Whether one looked straight ahead, up at the sky or down at their feet, dancing lights, dazzling LEDs and phantasmagoric video were on view in massive scale at the inaugural Intersect Festival last weekend.
The festival that sprang from Amazon Web Services’ re:Invent Conference opened the once-private party for its 35,000 attendees to the public for the first time.
In addition to headliners such as Foo Fighters, Beck and Kacey Musgraves, Intersect touted itself as a festival for art and tech.
To that end, the art offerings leaned heavily on technological advances.
An untitled immersive activation by Nanotak invited festivalgoers into the perimeter of a pitch black room.
There, they were dwarfed by a behemoth of a cube, built on a grid.
The cube synced with driving electronic music and glowed with LEDs that twinkled with bright white light along the cube’s lines.
Lost and Photon
In Lost and Photon, by artist Mike808, dozens of focused lights moved across the ground.
About two dozen visitors were allowed into the rectangular room at a time.
Lost and Photon started by activating glowing rings along the floor, many of which encircled those who took a break to sit or squat.
Slowly, the lights transformed from circles into waves, then straight lines, then dots. With music, the lights moved back-and-forth across the room, sporadically illuminating the awestruck faces within it.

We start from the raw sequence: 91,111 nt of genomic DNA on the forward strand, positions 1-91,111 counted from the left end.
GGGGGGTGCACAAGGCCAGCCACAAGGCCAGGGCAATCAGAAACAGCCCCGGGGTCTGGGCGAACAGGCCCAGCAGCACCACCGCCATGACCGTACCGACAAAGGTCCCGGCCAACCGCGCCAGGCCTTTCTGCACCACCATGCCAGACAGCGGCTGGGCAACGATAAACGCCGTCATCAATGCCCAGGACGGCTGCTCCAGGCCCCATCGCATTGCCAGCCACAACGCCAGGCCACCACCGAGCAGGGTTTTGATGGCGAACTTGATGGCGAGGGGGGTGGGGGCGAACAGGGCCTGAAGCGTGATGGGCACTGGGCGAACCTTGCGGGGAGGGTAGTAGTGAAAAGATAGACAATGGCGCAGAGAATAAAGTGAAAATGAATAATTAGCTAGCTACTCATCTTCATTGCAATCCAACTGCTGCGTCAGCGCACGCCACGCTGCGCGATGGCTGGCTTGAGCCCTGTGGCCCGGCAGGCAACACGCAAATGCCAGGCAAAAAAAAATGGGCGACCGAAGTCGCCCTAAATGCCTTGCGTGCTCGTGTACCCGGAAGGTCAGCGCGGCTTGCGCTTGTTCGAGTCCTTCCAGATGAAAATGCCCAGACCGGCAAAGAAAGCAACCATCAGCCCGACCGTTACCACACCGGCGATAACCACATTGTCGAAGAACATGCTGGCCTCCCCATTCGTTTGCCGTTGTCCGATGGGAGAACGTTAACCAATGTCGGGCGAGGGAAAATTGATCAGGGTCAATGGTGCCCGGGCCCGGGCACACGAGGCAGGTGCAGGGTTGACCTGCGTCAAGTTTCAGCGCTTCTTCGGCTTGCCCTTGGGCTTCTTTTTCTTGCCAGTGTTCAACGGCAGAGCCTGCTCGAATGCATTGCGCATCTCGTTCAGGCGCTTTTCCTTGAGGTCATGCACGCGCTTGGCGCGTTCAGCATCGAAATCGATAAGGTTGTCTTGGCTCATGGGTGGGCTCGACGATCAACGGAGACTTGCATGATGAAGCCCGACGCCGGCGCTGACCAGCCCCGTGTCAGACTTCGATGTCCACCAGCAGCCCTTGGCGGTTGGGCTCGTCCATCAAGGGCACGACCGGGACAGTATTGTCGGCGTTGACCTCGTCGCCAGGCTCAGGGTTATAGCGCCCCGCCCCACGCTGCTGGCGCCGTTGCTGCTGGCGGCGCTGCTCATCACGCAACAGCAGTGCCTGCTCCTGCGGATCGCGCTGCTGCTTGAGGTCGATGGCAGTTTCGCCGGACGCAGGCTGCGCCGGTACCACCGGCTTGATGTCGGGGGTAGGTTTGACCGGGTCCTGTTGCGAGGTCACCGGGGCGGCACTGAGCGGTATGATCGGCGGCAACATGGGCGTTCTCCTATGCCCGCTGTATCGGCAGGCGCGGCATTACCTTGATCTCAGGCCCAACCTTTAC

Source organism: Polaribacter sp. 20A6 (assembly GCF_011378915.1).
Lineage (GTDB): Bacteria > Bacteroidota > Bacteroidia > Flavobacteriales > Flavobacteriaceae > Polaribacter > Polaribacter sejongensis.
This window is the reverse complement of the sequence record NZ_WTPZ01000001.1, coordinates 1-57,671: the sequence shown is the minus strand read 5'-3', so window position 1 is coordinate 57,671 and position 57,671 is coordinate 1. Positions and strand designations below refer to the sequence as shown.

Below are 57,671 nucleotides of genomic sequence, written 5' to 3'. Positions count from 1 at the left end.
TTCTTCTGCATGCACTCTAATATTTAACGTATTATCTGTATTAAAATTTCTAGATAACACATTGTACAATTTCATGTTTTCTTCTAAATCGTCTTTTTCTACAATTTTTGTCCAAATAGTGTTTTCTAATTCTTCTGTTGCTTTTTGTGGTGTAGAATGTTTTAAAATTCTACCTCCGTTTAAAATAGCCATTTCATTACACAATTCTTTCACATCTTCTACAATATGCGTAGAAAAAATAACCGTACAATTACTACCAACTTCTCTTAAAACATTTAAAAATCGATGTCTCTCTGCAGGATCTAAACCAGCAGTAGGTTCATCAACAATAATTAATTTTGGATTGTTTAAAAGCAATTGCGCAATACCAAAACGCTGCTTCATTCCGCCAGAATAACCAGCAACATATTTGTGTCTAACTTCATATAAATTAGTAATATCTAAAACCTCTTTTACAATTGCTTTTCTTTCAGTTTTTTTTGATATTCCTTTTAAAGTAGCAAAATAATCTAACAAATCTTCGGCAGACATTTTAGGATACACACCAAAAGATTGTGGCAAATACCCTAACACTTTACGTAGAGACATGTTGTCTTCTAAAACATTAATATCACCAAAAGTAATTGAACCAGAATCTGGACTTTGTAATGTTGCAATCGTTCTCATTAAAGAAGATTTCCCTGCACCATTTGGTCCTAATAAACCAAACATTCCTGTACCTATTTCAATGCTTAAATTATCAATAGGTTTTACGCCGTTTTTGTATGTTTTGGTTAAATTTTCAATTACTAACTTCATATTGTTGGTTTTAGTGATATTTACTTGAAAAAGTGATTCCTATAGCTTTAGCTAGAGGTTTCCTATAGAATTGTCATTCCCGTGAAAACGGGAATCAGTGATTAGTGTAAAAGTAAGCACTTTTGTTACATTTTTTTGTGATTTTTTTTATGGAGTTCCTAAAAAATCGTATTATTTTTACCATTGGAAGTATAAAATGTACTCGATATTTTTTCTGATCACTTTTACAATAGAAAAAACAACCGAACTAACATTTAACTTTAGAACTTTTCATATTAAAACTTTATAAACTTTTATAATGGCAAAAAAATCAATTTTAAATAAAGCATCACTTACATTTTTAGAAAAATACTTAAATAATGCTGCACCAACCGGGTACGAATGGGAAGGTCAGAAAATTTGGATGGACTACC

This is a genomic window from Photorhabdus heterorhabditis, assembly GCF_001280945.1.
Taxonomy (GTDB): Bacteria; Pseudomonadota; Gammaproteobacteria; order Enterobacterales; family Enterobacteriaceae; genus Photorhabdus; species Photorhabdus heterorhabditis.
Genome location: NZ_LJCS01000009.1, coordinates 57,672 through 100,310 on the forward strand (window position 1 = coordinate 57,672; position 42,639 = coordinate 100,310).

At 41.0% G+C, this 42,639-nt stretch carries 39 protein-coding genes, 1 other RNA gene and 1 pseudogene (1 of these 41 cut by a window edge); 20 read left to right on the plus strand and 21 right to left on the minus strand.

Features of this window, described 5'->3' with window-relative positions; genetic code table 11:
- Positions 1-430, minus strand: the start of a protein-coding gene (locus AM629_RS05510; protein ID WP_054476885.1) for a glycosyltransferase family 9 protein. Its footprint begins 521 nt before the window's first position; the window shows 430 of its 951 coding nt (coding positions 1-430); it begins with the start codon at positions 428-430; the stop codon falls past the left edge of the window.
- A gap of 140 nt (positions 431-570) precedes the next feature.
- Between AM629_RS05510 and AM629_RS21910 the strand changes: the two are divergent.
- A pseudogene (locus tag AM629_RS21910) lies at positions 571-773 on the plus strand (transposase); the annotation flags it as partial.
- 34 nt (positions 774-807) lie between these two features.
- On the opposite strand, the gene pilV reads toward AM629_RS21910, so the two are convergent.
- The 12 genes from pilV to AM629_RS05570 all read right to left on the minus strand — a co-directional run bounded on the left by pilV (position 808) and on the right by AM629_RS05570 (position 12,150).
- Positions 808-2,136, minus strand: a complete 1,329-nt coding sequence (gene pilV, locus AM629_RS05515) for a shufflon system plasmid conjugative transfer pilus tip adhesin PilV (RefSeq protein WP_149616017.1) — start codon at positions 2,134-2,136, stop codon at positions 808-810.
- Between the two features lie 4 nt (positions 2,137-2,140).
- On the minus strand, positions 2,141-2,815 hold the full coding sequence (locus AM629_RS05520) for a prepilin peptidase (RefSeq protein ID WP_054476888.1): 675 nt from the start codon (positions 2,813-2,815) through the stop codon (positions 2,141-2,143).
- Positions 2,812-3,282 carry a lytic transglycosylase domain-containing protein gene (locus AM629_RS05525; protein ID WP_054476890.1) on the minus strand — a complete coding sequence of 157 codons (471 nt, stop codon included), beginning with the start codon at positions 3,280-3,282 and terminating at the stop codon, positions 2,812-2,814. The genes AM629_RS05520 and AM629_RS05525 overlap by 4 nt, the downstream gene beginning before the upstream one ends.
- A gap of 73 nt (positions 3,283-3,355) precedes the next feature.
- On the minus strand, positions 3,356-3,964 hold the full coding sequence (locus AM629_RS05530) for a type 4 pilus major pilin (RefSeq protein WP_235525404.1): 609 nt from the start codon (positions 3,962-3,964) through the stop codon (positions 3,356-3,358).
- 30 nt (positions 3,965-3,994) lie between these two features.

Three towering video screens offered peeks into the minds of artists Beeple, Kyttenjanae and Yulia Shur. Their video montages ranged from trippy visuals to curvy animated women to images evocative of Windows XP screensavers.
An interactive installation by Tigrelab invited attendees to stand in front of an octagonal video wall and have their picture taken. Images were then incorporated in a monochromatic video wall of body parts.
The resulting video collage rotated with close-ups of strangers’ faces, rendered in 8-foot-tall grayscale.
While not an art attraction, the 200,000 balls that made up the ball pit maintained a one-hour line of adults eager to relive their days of childhood.
Visitors climbed up the walls to a bouncy castle and then dove into a sea of white lightweight balls like the ones that used to be found in McDonald’s Playplaces.
After pushing through the 5-foot-deep pool, the only way out was to scale an inflatable staircase and bounce down a slide to the exit.
Are drones art? It’s hard to say.
On both Friday and Saturday nights, a fleet of drones from Intel blasted off into the night sky above the Las Vegas Festival Grounds and assembled themselves into a medley of shapes and colors.
During Kacey Musgrave’s performance, the drones danced along, arranging themselves into a rainbow smiley face.
On Saturday night, the drones moved in conjunction with a video trailer for season four of the Amazon Original “The Expanse.”
The drones coordinated into symbols from the show, ending in the shape of a rocket ship that then spelled out “Prime Video.”